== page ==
EAST GULL LAKE - The East Gull Lake City Council Thursday decided against extending city sewer to the Sylvan Shores area after the majority of the standing-room-only crowd expressed opposition to the project.
But a few council members said they were offended by comments made by several of the Sylvan Shores residents who signed an online petition opposing the project. A few comments posted online accused the council of abusing the public's trust, of not caring what the public wants and of being liars.
"As I read some of these comments they are a bit disturbing," said council member Marty Carlson. "I think it's gone beyond where it really needs to be. ... How we got from there to here is mystifying. How can we be called liars - it's uncalled for. We're trying to be stewards of the land. It just doesn't make sense. If it's too expensive just say that."
Mayor Dave Kavanaugh explained that two informational meetings had been conducted Feb. 28 and April 15 about this project. He said about 25 residents had attended that Feb. 28 meeting and no one expressed opposition in the city conducting a feasibility study of the sewer system extension. The city council Thursday approved the 2008 road improvement projects, which included about 10 roads in the Sylvan Shores area. Kavanaugh said it made sense to the wastewater committee and city council to do both projects at the same time since waiting to do the sewer extension project would require the new roads be dug up and redone.
Several lakeshore owners along Sylvan Lake in this area expressed interest in hooking up to city sewer, said Kavanaugh.
Board member Neal Gaalswyk said the city also sent out a survey to residents to find out how they felt about hooking up to city sewer and several residents were in favor of it. Gaalswyk said he was offended that some people accused him and the rest of the council of not caring about what the residents think. He said he was assessed a $7,500 fee 10 years ago when he was forced to hook up to city sewer and, feeling powerless, said he told himself he would make sure no one else was treated as he was.
"I'm not a liar," said Gaalswyk. "I came here with an open mind. I want to know what you guys think."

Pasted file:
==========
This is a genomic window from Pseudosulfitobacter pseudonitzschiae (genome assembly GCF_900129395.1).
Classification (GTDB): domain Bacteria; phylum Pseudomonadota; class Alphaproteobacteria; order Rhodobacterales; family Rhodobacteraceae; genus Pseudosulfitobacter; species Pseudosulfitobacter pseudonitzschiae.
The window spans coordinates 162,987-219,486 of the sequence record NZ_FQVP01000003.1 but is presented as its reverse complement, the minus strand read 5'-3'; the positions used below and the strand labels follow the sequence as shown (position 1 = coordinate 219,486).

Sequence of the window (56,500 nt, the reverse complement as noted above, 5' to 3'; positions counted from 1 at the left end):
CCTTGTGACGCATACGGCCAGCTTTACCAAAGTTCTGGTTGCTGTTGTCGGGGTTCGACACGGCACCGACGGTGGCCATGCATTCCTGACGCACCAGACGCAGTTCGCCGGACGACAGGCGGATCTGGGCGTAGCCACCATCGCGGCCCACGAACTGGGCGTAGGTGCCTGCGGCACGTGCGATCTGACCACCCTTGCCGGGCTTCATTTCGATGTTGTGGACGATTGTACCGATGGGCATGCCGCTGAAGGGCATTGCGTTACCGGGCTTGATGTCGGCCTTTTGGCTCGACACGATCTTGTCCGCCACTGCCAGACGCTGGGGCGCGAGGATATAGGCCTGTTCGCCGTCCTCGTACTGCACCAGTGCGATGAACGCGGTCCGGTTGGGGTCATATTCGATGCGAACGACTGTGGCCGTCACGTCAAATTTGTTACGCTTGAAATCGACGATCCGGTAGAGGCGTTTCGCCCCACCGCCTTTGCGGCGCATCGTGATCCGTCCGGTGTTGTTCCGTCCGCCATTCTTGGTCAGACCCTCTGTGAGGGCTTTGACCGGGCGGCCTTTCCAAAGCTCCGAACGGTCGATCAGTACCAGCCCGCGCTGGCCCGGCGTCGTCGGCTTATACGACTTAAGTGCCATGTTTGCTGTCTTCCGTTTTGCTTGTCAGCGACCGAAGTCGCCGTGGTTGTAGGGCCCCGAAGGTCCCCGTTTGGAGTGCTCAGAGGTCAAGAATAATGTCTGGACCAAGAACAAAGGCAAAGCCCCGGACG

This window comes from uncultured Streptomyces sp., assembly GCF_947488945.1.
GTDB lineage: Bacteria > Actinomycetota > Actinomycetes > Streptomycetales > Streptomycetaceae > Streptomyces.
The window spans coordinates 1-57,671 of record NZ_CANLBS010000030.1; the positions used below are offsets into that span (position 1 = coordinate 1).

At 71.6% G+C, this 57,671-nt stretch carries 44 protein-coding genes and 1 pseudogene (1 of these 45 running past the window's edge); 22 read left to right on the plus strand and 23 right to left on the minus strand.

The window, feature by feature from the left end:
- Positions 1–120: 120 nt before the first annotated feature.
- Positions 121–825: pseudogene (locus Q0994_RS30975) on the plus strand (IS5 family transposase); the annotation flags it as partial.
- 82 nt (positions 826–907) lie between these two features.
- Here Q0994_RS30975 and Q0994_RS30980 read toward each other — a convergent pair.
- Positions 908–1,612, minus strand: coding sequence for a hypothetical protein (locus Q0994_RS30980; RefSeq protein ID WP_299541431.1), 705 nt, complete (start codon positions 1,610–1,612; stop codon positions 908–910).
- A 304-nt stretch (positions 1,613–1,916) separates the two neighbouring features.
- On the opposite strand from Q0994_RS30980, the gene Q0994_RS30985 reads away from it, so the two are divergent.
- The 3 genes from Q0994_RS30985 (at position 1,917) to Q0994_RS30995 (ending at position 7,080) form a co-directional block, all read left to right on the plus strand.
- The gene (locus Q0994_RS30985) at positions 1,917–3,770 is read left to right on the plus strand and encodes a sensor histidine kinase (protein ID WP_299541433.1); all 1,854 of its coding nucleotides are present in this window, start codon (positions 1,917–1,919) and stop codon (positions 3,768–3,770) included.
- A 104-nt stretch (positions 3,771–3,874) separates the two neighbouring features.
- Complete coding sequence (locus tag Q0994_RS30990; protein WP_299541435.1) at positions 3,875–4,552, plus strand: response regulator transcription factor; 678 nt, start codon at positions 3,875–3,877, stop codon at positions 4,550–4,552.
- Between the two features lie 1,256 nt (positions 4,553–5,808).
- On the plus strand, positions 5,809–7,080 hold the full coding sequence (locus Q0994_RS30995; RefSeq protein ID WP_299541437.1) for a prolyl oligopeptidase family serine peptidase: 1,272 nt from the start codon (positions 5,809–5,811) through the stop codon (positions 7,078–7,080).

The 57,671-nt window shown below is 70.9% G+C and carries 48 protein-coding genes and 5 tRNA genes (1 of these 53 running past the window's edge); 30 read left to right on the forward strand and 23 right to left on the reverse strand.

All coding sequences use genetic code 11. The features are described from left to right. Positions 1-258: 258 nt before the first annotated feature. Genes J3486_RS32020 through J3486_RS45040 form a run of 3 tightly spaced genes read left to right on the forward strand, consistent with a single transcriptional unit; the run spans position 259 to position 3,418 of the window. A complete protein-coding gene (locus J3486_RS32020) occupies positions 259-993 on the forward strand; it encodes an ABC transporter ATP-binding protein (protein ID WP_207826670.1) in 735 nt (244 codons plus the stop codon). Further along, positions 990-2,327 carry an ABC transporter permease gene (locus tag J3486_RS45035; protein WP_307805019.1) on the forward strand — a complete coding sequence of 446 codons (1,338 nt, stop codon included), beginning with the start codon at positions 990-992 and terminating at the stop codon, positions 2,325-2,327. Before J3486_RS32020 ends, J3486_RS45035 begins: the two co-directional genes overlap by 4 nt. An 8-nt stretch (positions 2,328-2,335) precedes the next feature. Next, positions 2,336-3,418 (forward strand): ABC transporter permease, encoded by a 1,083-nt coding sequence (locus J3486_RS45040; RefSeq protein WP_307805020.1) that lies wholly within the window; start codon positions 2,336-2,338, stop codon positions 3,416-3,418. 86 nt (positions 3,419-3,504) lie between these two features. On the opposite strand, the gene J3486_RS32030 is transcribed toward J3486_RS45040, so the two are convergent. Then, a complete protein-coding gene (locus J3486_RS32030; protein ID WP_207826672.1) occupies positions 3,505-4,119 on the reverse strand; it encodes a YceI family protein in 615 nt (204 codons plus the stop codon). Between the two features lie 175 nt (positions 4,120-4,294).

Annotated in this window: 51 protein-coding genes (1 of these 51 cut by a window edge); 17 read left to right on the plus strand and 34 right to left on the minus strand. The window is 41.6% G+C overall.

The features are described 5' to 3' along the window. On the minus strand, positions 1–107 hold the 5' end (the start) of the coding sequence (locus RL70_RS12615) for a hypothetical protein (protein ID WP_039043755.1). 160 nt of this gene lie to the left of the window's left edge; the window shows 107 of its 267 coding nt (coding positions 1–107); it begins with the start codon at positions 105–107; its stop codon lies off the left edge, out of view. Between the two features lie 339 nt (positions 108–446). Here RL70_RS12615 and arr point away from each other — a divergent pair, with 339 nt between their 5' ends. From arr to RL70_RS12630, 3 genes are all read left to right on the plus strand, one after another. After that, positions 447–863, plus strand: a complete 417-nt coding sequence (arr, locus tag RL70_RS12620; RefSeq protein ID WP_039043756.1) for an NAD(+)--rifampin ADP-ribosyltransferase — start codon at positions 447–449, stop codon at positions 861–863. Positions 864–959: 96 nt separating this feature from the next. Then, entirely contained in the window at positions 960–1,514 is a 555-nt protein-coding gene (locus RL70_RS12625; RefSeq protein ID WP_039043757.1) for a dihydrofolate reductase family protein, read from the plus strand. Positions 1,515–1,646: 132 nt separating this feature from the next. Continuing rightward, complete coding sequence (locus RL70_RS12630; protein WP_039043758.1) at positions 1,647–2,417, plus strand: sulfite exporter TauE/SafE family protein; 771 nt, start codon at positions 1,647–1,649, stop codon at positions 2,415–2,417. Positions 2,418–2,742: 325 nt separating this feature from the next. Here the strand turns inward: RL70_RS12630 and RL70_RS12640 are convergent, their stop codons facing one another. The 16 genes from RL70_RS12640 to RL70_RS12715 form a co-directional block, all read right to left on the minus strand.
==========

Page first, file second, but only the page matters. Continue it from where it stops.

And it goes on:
Jeff Clark, a Fairway Road resident, said he saw the online comments and felt they were uncalled for, adding that he had been to all the public meetings and the process had been open and fair. However, Clark said he felt with the downturn of the economy that it might not be the right time for these assessments.
Greg Arens asked the council why residents need this project.
"I think you desire our money and our volume of sewage," said Arens. "I don't think we need it."
Gaalswyk explained that the city is concerned about protecting the lakes and water quality. He said the council is considering the development of an ordinance that would require individual septic systems undergo regular compliance checks.
If the Sylvan Shores Sanitary Sewer Extension project had been approved, the project was estimated to cost about $785,000 and 79 parcels would have been assessed $9,937 each, along with a $2,000 sewer connection fee. These numbers don't include the costs for homeowners to hire a private contractor to hook up to the sewer lines. While the council didn't approve the project, council members directed staff members to find out if it's feasible to extend sanitary sewer to 14 lakeshore properties along Sylvan View Drive in the Sylvan Shores area.
The council did approve the 2008 road improvement projects for Poplar Drive, Bass Lake Road and the 10 roads in the Sylvan Shores area at a total estimated cost of $1,254,000. Assessments for the 126 parcels would be about $2,488 each or about $240 a year for 15 years, a 25 percent share of the total cost. The city pays for the remaining 75 percent costs through the general levy.
Road improvements are expected to begin in August and be completed by sometime in October or November.
JODIE TWEED may be reached at firstname.lastname@example.org or 855-5858.
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